I’ve had twelve-hour marathon poker sessions that killed my lower back, and I’ve certainly had my fair share of quickies – an hour or less online just to kill time or practice a new tactic. I’m sure you’ve had a variety of session lengths, and you’d agree that sometimes long sessions are good, and other times, it’s good to play for a shorter interval.

So what’s the appropriate length for an online poker session? The answer is simple – however long it needs to be. I know, it sounds like a throwaway answer. But it’s not. The truth is, some sessions are too long, and others are too short. The correct length for your session depends on your goals, your ability, and what you want to get out of your online poker play.

Here are some notes on the question of online poker session length:

Signs that a Session is Too Short

Properly-planned poker sessions take a lot of different factors under consideration – player skill, player health, competition level, and many more. A session may be too short if it leaves the player wanting more or if a player’s winning potential isn’t being met.

Consider the difference in hands-per-hour with online poker vs. live poker. You may see twenty-five hands or so an hour in a live game. During that same hour, an online poker player at a breezy table may see 75-100 hands an hour. Some new players tend to shorten their session due to the higher number of hands seen in the online game, but that can be a huge mistake.

Part of the problem with players whose sessions are too short is that they’ve set an arbitrary limit on their winnings. Maybe they’ve read some bad poker strategy that advised them to quit after winning $500 – as though poker were some kind of casino-banked long-odds table game. Leaving a profitable table, or a profitable game situation, is just plain bad news in any game, but really bad in poker, where a skilled player can hold an edge.

Some other reasons that players may be limiting their sessions too much – in order to limit losses, in order to get back to work or to a personal obligation, or because they’re not confident in their abilities. All of these are good reasons, perfectly valid, and a sign of a healthy relationship of the game. Just make sure you’re not limiting your potential by making too much of the impact poker has on your life.

Signs that a Session is Too Long

How can you tell if you’ve been playing online poker for too long?

The first consideration is your mental and physical health. If you experience any audio or visual hallucination (seeing spots, flashes, auras, or hearing things), it’s definitely time to turn your gadget off and move on to something else, preferably an activity that doesn’t contribute to eye strain. But tripping out isn’t the only possible issue related to health and long poker sessions – sleep deprivation, muscle spasm and strain, headaches, and many more serious symptoms are all possible outcomes if you are spending too much time playing poker and not enough on your own hygiene or personal health.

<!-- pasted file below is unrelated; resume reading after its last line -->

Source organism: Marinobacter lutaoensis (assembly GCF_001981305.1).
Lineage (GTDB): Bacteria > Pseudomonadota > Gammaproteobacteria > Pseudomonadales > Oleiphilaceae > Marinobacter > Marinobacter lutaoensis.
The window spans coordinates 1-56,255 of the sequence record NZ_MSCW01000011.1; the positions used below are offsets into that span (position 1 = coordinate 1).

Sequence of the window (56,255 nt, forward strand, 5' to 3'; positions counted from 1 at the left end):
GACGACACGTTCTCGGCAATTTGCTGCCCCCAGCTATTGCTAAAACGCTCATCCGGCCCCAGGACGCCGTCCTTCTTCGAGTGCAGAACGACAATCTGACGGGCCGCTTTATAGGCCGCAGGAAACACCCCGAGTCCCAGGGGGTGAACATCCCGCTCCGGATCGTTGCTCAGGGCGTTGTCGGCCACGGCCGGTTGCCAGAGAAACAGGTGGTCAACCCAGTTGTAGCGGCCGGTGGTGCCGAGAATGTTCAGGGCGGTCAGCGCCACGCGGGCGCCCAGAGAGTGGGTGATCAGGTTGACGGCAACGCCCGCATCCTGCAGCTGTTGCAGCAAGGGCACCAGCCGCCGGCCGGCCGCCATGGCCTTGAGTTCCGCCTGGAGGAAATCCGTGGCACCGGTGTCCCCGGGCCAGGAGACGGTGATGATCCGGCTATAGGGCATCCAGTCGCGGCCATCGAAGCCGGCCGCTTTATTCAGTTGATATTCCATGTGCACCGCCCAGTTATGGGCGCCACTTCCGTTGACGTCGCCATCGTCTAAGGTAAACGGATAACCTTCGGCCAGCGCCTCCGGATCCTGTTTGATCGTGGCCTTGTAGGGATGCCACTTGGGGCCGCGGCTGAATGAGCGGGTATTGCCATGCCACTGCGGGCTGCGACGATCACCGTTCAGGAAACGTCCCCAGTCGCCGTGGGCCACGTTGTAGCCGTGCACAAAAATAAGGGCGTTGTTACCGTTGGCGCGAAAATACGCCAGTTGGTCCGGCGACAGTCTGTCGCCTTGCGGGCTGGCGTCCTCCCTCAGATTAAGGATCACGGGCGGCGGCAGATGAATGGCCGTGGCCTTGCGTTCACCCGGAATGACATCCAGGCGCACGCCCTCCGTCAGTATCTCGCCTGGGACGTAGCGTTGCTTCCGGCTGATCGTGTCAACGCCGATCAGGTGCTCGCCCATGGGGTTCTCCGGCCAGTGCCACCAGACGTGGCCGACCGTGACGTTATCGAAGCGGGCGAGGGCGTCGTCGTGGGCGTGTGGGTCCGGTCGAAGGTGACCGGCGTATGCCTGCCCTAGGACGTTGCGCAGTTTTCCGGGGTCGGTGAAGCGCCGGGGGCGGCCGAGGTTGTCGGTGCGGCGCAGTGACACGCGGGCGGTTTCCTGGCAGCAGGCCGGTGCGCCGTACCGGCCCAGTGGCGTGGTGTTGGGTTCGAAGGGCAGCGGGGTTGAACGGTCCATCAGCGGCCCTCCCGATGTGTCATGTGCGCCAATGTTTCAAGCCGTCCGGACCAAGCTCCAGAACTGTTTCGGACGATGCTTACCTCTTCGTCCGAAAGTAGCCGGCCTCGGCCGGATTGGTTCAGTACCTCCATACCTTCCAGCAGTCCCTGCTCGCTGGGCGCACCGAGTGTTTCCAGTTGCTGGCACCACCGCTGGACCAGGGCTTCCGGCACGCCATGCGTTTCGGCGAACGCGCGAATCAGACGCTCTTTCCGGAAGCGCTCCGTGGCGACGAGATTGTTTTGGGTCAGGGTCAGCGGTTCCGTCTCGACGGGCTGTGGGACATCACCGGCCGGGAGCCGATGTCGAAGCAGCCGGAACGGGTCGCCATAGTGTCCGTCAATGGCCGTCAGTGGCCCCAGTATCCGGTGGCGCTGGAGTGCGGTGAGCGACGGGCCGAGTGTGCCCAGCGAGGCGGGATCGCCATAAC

The main sign that your session has gone on too long, besides the awful physical and mental symptoms mentioned above, is loss of ability. Burn-out starts to set in at different points for different players. I know plenty of guys who can play up to 8 hours without any significant loss to their poker skills. Other players, especially newer ones, feel it happening after just two or three hours. You’ll have to gauge this for yourself – and tracking your wins and losses will help you identify the point at which you should stop playing and go grab a sandwich.

Another factor that effects my session length – the skill of the other players in the game. If I’m at a table with really awful players, and I’m up for the session, and it’s been eight or nine hours, I’m way more  likely to stay in the game until I’ve taken them for everything they’ve got. The opposite is true for skilled players. No way am I going to face a bunch of pro-level players with little to no sleep and droopy eyelids.


Online poker allows for longer sessions, for the simple reason that you don’t have to drive to the venue and sit and face real people all night. Logging in to your computer and chilling all night in a desk chair all night playing poker is just not that taxing, and you can play for a lot longer than in a land based casino or card room. Session lengths tend to be much longer for online poker players than players in a live game. If you’re going to try to lengthen or shorten your session time, make sure you take it a little at a time, so as not to upset your confidence or overall strategy along the way.

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